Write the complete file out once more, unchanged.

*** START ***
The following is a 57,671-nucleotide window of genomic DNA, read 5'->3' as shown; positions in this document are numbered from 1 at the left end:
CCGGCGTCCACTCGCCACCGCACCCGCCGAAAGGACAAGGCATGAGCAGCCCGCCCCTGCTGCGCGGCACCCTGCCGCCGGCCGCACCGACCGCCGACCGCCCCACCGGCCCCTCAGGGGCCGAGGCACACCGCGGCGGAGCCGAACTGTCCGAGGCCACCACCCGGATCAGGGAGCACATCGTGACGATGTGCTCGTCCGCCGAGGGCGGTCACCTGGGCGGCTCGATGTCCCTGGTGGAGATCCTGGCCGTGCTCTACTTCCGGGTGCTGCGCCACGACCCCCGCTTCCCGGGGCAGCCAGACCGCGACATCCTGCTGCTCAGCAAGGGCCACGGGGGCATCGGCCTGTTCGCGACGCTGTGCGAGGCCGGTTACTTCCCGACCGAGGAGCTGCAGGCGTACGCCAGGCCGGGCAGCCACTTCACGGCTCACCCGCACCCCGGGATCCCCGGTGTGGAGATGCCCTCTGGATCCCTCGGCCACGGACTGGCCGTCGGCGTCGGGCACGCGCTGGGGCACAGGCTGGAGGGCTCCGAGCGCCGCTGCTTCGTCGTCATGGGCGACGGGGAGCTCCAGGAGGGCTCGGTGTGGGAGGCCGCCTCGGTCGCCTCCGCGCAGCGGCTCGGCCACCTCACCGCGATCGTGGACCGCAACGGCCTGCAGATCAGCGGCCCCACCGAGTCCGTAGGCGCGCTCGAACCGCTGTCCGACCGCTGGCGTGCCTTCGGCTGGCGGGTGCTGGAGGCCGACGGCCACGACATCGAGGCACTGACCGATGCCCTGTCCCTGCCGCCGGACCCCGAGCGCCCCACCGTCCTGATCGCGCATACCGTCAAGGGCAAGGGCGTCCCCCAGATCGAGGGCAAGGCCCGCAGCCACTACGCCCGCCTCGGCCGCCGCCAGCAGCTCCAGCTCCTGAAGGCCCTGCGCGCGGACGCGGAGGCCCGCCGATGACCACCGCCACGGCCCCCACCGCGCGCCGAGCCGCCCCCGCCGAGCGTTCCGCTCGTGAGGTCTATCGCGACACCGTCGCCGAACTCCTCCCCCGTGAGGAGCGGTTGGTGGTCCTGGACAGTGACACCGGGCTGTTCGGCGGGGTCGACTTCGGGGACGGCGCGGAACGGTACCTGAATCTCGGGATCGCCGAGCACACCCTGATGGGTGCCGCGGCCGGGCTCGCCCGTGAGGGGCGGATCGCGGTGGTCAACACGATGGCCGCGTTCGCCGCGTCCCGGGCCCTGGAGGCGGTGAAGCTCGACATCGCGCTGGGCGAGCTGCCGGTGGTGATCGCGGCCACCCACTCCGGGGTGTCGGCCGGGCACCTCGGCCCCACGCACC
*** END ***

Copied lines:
The following is a 57,671-nucleotide window of genomic DNA, read 5'->3' as shown; positions in this document are numbered from 1 at the left end:
CCGGCGTCCACTCGCCACCGCACCCGCCGAAAGGACAAGGCATGAGCAGCCCGCCCCTGCTGCGCGGCACCCTGCCGCCGGCCGCACCGACCGCCGACCGCCCCACCGGCCCCTCAGGGGCCGAGGCACACCGCGGCGGAGCCGAACTGTCCGAGGCCACCACCCGGATCAGGGAGCACATCGTGACGATGTGCTCGTCCGCCGAGGGCGGTCACCTGGGCGGCTCGATGTCCCTGGTGGAGATCCTGGCCGTGCTCTACTTCCGGGTGCTGCGCCACGACCCCCGCTTCCCGGGGCAGCCAGACCGCGACATCCTGCTGCTCAGCAAGGGCCACGGGGGCATCGGCCTGTTCGCGACGCTGTGCGAGGCCGGTTACTTCCCGACCGAGGAGCTGCAGGCGTACGCCAGGCCGGGCAGCCACTTCACGGCTCACCCGCACCCCGGGATCCCCGGTGTGGAGATGCCCTCTGGATCCCTCGGCCACGGACTGGCCGTCGGCGTCGGGCACGCGCTGGGGCACAGGCTGGAGGGCTCCGAGCGCCGCTGCTTCGTCGTCATGGGCGACGGGGAGCTCCAGGAGGGCTCGGTGTGGGAGGCCGCCTCGGTCGCCTCCGCGCAGCGGCTCGGCCACCTCACCGCGATCGTGGACCGCAACGGCCTGCAGATCAGCGGCCCCACCGAGTCCGTAGGCGCGCTCGAACCGCTGTCCGACCGCTGGCGTGCCTTCGGCTGGCGGGTGCTGGAGGCCGACGGCCACGACATCGAGGCACTGACCGATGCCCTGTCCCTGCCGCCGGACCCCGAGCGCCCCACCGTCCTGATCGCGCATACCGTCAAGGGCAAGGGCGTCCCCCAGATCGAGGGCAAGGCCCGCAGCCACTACGCCCGCCTCGGCCGCCGCCAGCAGCTCCAGCTCCTGAAGGCCCTGCGCGCGGACGCGGAGGCCCGCCGATGACCACCGCCACGGCCCCCACCGCGCGCCGAGCCGCCCCCGCCGAGCGTTCCGCTCGTGAGGTCTATCGCGACACCGTCGCCGAACTCCTCCCCCGTGAGGAGCGGTTGGTGGTCCTGGACAGTGACACCGGGCTGTTCGGCGGGGTCGACTTCGGGGACGGCGCGGAACGGTACCTGAATCTCGGGATCGCCGAGCACACCCTGATGGGTGCCGCGGCCGGGCTCGCCCGTGAGGGGCGGATCGCGGTGGTCAACACGATGGCCGCGTTCGCCGCGTCCCGGGCCCTGGAGGCGGTGAAGCTCGACATCGCGCTGGGCGAGCTGCCGGTGGTGATCGCGGCCACCCACTCCGGGGTGTCGGCCGGGCACCTCGGCCCCACGCACC